For most of us in the Museum Community, 2020 truly was far worse than the hair
cuts chops men performed staring in the bathroom mirror or the awful do-it-yourself hair dye women everywhere took up. The challenges presented over the past year have been great and the way forward is unknown. Now, with breath held, we have entered 2021 with hope of resilience and dreams of “Normal”.
After speaking with folks in the Museum Community I feel it is important we all celebrate each others’ accomplishments overcoming the train wreck of 2020, every single chance we get!
With that being said, I would like to share a little of my recent visit with our Friends at Frontiers of Flight Museum in Dallas, Texas.
According to Frontiers of Flight Museum VP and Museum Director, Dan Steelman, as with most museums, they too, were forced to shutter their doors in March until rules and systems could be put in place to ensure safety for visitors, employees and volunteers alike. The museum incorporated recommended safety measures and systems and were able to reopen galleries and their gift shop in June.
As many museums nationwide, Frontiers of Flight also had to lay off employees, and suffered significant revenue loss. They have discontinued renting their conference rooms and party venues until “Normal” returns. And we know too well donors have pulled the purse strings tight for now.
Every Cloud does have a silver lining though. The museum strategically used the downtime to integrate website production and management with their existing staff. A significant cost reduction as I am sure we all are aware. They internally upgraded their video generation and editing skills and they also were able to use internal resources to complete their newest Gallery of the Korean War. To top that off, they were able to continue work preparing for reception of their next major artifact, an F18 Blue Angel Aircraft (which was received last week).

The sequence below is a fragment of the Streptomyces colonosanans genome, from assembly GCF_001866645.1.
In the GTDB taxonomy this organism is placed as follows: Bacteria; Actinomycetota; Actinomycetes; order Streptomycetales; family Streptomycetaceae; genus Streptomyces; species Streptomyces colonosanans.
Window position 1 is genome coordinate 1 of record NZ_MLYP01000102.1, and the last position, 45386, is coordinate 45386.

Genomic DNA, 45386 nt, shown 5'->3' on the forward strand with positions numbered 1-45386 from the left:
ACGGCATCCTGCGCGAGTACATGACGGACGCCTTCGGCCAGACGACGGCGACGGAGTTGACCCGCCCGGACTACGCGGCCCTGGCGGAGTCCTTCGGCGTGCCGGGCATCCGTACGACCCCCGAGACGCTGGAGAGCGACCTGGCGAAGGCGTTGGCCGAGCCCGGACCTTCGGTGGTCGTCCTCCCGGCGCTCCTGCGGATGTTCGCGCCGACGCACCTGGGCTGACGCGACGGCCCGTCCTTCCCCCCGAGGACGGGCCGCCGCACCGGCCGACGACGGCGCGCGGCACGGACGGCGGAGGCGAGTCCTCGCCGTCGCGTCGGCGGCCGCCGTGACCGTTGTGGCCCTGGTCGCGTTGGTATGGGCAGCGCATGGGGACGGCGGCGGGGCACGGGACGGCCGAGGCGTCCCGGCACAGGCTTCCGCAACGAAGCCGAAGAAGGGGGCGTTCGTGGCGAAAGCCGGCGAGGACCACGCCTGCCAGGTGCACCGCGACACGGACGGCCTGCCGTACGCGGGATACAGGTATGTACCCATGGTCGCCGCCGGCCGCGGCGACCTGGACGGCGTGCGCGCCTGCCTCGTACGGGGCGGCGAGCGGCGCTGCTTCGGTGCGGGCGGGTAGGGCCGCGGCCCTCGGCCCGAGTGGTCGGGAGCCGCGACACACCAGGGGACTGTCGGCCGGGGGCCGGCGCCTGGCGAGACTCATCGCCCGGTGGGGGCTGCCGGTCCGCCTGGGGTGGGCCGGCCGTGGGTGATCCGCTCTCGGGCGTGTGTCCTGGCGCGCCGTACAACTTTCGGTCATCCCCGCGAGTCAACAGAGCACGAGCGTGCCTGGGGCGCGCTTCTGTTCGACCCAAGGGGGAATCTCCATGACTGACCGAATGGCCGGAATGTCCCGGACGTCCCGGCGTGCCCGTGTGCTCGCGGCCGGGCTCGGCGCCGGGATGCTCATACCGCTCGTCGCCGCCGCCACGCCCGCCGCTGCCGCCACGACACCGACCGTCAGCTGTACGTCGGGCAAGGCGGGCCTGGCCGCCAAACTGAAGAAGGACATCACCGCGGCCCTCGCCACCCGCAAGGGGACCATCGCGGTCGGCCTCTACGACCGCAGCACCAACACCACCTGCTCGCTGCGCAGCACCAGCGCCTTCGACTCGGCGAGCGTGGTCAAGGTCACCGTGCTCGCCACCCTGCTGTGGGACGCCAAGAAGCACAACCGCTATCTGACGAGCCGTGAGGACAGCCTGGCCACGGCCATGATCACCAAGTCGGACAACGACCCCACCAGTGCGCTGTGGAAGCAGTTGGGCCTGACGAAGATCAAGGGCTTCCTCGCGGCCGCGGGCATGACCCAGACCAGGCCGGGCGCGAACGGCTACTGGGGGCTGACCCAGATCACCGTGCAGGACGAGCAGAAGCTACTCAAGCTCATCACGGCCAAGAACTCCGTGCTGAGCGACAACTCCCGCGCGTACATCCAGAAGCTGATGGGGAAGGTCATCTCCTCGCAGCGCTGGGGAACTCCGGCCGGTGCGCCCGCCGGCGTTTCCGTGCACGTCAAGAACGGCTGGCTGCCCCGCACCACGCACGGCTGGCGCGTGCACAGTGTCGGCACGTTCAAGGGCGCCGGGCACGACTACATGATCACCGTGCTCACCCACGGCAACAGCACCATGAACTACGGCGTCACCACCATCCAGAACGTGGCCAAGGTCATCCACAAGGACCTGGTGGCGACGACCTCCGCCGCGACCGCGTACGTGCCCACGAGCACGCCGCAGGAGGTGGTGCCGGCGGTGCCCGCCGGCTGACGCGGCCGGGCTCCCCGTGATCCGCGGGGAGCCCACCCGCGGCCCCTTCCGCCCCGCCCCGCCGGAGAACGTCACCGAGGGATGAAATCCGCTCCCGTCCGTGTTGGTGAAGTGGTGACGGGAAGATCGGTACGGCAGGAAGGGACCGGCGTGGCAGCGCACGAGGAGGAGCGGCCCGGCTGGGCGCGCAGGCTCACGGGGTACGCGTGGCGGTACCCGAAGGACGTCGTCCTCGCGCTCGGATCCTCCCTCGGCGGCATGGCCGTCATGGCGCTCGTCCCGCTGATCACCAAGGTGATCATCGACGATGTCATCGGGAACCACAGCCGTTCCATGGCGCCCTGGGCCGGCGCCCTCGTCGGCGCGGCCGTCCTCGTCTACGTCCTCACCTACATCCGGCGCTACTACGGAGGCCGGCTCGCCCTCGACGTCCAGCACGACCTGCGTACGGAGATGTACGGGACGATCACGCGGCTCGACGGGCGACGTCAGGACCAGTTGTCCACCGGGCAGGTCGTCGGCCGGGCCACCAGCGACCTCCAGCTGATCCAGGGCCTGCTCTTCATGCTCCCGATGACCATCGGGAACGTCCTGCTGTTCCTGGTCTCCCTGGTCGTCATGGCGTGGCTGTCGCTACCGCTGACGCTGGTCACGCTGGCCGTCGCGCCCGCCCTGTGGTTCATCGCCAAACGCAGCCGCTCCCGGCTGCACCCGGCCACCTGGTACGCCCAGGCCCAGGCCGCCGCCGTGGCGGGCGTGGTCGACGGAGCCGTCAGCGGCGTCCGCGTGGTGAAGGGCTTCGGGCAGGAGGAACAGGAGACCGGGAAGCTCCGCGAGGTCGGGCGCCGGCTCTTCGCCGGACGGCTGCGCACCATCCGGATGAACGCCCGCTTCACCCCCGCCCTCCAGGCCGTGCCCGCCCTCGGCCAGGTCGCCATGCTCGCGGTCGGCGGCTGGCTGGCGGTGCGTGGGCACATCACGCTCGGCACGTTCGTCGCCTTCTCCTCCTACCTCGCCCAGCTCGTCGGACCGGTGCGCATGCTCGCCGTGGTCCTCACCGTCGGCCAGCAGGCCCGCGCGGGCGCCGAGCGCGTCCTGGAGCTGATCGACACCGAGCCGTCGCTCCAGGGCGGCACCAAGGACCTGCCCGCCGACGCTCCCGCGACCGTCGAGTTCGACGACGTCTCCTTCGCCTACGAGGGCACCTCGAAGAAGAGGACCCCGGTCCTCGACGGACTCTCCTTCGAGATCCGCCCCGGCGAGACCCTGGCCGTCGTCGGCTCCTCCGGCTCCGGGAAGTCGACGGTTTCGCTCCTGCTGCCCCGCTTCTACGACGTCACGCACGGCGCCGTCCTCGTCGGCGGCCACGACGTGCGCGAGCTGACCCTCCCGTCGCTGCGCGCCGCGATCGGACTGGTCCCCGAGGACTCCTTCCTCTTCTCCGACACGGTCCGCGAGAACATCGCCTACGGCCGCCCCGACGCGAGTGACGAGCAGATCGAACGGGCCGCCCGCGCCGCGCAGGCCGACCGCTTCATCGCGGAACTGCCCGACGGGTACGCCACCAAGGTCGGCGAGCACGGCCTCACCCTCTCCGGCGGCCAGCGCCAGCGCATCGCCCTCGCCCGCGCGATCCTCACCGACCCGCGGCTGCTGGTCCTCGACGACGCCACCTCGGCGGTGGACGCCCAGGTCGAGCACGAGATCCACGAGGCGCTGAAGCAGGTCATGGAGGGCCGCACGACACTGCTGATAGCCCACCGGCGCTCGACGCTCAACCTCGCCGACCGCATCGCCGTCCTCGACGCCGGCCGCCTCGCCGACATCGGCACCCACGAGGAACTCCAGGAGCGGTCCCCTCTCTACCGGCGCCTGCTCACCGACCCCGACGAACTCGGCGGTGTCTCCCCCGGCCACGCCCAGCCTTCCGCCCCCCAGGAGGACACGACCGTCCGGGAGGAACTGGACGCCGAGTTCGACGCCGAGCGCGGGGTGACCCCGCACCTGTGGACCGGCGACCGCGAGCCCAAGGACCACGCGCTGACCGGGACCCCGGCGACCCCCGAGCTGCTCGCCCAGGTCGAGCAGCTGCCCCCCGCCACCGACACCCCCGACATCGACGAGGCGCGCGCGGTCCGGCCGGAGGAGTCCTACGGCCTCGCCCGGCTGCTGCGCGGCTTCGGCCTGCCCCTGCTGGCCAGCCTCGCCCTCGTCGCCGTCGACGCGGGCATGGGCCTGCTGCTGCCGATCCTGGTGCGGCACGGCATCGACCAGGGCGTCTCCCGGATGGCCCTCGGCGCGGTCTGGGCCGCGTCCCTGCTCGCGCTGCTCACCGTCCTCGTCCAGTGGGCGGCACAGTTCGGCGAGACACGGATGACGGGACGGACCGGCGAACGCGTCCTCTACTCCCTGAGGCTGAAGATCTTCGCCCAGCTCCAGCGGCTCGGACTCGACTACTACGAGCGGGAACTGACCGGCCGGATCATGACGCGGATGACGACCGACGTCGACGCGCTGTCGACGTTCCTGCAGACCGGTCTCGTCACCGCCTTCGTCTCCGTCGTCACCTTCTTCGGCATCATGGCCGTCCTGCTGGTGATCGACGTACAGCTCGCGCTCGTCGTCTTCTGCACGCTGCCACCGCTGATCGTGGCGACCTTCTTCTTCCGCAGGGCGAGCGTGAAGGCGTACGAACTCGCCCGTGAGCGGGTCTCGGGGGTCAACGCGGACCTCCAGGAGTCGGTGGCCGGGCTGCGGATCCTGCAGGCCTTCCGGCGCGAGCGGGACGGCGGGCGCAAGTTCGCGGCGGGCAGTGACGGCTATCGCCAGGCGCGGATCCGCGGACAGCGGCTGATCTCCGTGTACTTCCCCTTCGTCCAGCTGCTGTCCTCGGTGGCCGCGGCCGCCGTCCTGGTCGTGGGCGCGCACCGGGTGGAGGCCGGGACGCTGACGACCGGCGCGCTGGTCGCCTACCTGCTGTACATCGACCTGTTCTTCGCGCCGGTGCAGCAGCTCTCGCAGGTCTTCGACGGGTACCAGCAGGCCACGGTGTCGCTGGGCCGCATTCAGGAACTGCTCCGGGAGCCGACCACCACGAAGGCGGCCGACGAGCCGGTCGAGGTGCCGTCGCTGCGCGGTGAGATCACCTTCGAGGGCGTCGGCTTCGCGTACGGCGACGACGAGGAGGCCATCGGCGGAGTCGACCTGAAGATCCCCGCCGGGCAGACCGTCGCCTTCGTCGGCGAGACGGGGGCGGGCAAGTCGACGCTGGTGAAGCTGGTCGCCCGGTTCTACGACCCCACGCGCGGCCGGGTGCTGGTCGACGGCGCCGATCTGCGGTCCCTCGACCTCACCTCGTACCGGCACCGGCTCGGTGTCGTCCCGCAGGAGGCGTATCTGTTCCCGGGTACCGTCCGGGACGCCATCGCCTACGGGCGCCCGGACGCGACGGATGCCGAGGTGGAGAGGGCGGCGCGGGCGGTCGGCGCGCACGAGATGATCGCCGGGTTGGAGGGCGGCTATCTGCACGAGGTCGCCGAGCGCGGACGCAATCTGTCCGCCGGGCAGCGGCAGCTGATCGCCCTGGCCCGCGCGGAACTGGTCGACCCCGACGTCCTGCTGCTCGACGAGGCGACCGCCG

Amongst the revenue downfalls, reduction in staff, an “Angel” donor, the “DFW Tailhookers Association” stepped up and arranged for the Museum to attain and transport a recently retired Blue Angel Hornet. In fact, one that proudly flew over Dallas when the Blue Angels demonstrated support for the city on their Pandemic Fly Over months into the pandemic.
It was a very exciting visit with the Director of a Museum we choose to celebrate, as they are certainly on the road to recovery. They have pulled up their bootstraps, stretched the envelope of their capabilities and are emerging as a better organization, tried by fire. A hope we have for all our customers and the museum community at large. We look forward to celebrating more similar stories in the future! In closing, please let me add, Tip your Barber and Hair Stylist very well! I’ve personally learned hair styling is an art worthy of celebration!